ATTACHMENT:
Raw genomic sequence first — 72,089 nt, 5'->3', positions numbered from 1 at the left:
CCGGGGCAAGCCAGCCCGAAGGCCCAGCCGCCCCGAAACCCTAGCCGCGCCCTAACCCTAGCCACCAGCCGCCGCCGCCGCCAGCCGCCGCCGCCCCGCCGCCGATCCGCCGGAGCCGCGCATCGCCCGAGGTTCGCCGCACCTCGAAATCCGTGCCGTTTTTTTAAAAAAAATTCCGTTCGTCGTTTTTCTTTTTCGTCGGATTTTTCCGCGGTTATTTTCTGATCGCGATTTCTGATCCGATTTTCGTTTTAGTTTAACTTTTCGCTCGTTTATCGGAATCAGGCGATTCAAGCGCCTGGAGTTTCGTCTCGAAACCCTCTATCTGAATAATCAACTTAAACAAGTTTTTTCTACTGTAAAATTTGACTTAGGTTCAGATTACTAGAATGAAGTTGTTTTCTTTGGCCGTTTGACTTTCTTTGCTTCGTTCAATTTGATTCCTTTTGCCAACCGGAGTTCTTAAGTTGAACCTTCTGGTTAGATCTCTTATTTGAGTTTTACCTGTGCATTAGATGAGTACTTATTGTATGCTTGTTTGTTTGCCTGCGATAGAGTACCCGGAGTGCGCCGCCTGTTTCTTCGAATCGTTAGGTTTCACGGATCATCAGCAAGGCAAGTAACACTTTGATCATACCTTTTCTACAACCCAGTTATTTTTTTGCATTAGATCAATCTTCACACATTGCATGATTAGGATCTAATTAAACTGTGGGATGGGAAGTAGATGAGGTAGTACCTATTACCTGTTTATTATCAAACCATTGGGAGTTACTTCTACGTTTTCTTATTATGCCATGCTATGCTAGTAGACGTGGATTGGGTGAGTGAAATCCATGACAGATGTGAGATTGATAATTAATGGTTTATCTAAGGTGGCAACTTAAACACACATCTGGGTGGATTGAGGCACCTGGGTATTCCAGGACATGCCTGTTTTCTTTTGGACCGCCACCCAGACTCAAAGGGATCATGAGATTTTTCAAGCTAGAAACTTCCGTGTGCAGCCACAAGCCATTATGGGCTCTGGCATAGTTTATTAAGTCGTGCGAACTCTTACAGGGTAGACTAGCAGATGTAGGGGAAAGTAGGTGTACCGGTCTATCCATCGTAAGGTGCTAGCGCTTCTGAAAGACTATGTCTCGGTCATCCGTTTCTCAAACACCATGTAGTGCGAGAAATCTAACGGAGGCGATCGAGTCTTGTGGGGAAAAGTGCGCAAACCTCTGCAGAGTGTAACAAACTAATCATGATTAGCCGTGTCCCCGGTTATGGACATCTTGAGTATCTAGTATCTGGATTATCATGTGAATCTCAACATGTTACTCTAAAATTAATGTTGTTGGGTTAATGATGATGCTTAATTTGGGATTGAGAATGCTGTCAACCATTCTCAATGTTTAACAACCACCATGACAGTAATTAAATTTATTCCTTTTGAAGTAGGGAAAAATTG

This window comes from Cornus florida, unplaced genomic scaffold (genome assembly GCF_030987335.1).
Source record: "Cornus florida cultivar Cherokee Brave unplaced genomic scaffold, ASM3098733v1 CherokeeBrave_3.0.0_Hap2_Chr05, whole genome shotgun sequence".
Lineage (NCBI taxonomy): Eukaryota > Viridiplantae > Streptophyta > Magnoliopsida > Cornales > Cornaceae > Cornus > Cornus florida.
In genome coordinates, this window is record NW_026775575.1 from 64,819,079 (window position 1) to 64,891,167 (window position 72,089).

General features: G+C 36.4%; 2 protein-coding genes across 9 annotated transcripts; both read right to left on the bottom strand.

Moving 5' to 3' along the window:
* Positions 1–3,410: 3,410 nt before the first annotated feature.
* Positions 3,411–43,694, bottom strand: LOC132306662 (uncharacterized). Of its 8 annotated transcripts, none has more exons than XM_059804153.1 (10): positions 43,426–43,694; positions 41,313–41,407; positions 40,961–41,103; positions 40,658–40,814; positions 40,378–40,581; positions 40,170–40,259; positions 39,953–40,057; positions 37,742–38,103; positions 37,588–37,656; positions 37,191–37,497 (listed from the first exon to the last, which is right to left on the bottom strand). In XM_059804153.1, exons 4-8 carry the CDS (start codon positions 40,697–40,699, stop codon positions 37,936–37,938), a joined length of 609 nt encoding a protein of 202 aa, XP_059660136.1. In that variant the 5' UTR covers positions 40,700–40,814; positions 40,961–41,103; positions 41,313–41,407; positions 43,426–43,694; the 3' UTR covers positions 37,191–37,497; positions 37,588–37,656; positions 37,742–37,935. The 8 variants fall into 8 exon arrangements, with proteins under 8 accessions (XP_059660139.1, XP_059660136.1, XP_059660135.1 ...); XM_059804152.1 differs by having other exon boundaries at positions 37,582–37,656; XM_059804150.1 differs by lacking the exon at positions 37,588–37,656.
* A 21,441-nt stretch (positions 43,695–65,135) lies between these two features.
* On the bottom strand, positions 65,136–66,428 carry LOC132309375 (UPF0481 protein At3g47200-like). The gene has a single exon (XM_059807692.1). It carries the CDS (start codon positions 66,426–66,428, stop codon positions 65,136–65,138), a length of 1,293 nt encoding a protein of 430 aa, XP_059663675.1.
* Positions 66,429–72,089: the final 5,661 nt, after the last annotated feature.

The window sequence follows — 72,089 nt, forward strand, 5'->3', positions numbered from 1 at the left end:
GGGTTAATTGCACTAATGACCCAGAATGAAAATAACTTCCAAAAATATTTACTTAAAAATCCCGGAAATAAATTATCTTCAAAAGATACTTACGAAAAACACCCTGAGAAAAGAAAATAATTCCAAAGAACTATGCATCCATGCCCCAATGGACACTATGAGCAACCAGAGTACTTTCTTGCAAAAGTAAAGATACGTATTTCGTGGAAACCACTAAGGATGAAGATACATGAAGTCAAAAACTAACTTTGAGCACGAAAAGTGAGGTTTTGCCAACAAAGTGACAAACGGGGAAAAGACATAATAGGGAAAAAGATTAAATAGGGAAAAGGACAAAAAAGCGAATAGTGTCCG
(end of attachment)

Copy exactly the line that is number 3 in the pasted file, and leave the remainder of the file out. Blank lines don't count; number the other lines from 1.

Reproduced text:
This window comes from Cornus florida, unplaced genomic scaffold (genome assembly GCF_030987335.1).